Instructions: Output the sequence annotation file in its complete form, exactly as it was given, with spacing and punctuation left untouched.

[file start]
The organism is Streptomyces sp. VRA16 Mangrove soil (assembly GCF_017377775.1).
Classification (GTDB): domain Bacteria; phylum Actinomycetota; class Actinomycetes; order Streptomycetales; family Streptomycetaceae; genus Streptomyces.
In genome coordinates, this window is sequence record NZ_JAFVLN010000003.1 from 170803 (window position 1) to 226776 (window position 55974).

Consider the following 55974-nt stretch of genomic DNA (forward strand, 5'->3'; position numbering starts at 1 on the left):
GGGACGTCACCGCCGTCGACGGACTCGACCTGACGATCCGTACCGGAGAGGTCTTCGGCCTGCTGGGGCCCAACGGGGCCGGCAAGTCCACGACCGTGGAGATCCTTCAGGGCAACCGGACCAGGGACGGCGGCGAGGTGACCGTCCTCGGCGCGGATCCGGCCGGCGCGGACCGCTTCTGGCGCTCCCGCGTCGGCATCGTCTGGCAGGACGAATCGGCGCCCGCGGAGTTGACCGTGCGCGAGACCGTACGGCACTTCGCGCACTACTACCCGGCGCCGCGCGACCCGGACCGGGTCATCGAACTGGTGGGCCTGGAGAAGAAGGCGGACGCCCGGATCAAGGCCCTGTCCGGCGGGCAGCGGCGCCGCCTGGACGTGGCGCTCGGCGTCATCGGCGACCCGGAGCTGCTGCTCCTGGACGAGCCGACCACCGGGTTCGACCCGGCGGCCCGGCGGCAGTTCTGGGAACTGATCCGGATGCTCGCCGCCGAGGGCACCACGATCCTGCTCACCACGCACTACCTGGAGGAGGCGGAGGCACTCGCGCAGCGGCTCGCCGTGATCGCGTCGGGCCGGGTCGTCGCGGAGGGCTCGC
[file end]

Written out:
The organism is Streptomyces sp. VRA16 Mangrove soil (assembly GCF_017377775.1).
Classification (GTDB): domain Bacteria; phylum Actinomycetota; class Actinomycetes; order Streptomycetales; family Streptomycetaceae; genus Streptomyces.
In genome coordinates, this window is sequence record NZ_JAFVLN010000003.1 from 170803 (window position 1) to 226776 (window position 55974).

Consider the following 55974-nt stretch of genomic DNA (forward strand, 5'->3'; position numbering starts at 1 on the left):
GGGACGTCACCGCCGTCGACGGACTCGACCTGACGATCCGTACCGGAGAGGTCTTCGGCCTGCTGGGGCCCAACGGGGCCGGCAAGTCCACGACCGTGGAGATCCTTCAGGGCAACCGGACCAGGGACGGCGGCGAGGTGACCGTCCTCGGCGCGGATCCGGCCGGCGCGGACCGCTTCTGGCGCTCCCGCGTCGGCATCGTCTGGCAGGACGAATCGGCGCCCGCGGAGTTGACCGTGCGCGAGACCGTACGGCACTTCGCGCACTACTACCCGGCGCCGCGCGACCCGGACCGGGTCATCGAACTGGTGGGCCTGGAGAAGAAGGCGGACGCCCGGATCAAGGCCCTGTCCGGCGGGCAGCGGCGCCGCCTGGACGTGGCGCTCGGCGTCATCGGCGACCCGGAGCTGCTGCTCCTGGACGAGCCGACCACCGGGTTCGACCCGGCGGCCCGGCGGCAGTTCTGGGAACTGATCCGGATGCTCGCCGCCGAGGGCACCACGATCCTGCTCACCACGCACTACCTGGAGGAGGCGGAGGCACTCGCGCAGCGGCTCGCCGTGATCGCGTCGGGCCGGGTCGTCGCGGAGGGCTCGC